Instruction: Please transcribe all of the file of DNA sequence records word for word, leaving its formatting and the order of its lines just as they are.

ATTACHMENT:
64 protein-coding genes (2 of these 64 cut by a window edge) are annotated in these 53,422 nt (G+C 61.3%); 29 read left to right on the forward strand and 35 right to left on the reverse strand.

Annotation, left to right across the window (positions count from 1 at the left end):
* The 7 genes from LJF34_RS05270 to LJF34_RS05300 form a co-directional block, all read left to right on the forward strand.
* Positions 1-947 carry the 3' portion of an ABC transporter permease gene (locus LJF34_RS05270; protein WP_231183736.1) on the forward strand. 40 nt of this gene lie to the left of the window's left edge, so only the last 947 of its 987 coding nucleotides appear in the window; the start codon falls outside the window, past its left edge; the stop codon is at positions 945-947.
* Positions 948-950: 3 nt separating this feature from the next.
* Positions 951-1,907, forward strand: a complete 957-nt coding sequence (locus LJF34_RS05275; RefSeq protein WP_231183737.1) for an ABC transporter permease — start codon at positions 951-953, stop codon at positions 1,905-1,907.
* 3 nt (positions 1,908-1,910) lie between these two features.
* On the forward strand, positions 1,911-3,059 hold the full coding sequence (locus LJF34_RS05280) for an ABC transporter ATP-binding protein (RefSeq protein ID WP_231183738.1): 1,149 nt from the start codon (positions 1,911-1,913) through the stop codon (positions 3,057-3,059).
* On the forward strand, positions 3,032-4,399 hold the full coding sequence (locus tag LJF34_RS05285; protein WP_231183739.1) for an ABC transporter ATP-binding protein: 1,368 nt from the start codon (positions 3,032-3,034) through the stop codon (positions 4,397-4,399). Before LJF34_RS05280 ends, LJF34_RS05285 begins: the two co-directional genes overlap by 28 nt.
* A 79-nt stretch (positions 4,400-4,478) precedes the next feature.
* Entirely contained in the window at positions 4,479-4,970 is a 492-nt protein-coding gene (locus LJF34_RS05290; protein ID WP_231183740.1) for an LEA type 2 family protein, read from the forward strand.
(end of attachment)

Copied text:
64 protein-coding genes (2 of these 64 cut by a window edge) are annotated in these 53,422 nt (G+C 61.3%); 29 read left to right on the forward strand and 35 right to left on the reverse strand.

Annotation, left to right across the window (positions count from 1 at the left end):
* The 7 genes from LJF34_RS05270 to LJF34_RS05300 form a co-directional block, all read left to right on the forward strand.
* Positions 1-947 carry the 3' portion of an ABC transporter permease gene (locus LJF34_RS05270; protein WP_231183736.1) on the forward strand. 40 nt of this gene lie to the left of the window's left edge, so only the last 947 of its 987 coding nucleotides appear in the window; the start codon falls outside the window, past its left edge; the stop codon is at positions 945-947.
* Positions 948-950: 3 nt separating this feature from the next.
* Positions 951-1,907, forward strand: a complete 957-nt coding sequence (locus LJF34_RS05275; RefSeq protein WP_231183737.1) for an ABC transporter permease — start codon at positions 951-953, stop codon at positions 1,905-1,907.
* 3 nt (positions 1,908-1,910) lie between these two features.
* On the forward strand, positions 1,911-3,059 hold the full coding sequence (locus LJF34_RS05280) for an ABC transporter ATP-binding protein (RefSeq protein ID WP_231183738.1): 1,149 nt from the start codon (positions 1,911-1,913) through the stop codon (positions 3,057-3,059).
* On the forward strand, positions 3,032-4,399 hold the full coding sequence (locus tag LJF34_RS05285; protein WP_231183739.1) for an ABC transporter ATP-binding protein: 1,368 nt from the start codon (positions 3,032-3,034) through the stop codon (positions 4,397-4,399). Before LJF34_RS05280 ends, LJF34_RS05285 begins: the two co-directional genes overlap by 28 nt.
* A 79-nt stretch (positions 4,400-4,478) precedes the next feature.
* Entirely contained in the window at positions 4,479-4,970 is a 492-nt protein-coding gene (locus LJF34_RS05290; protein ID WP_231183740.1) for an LEA type 2 family protein, read from the forward strand.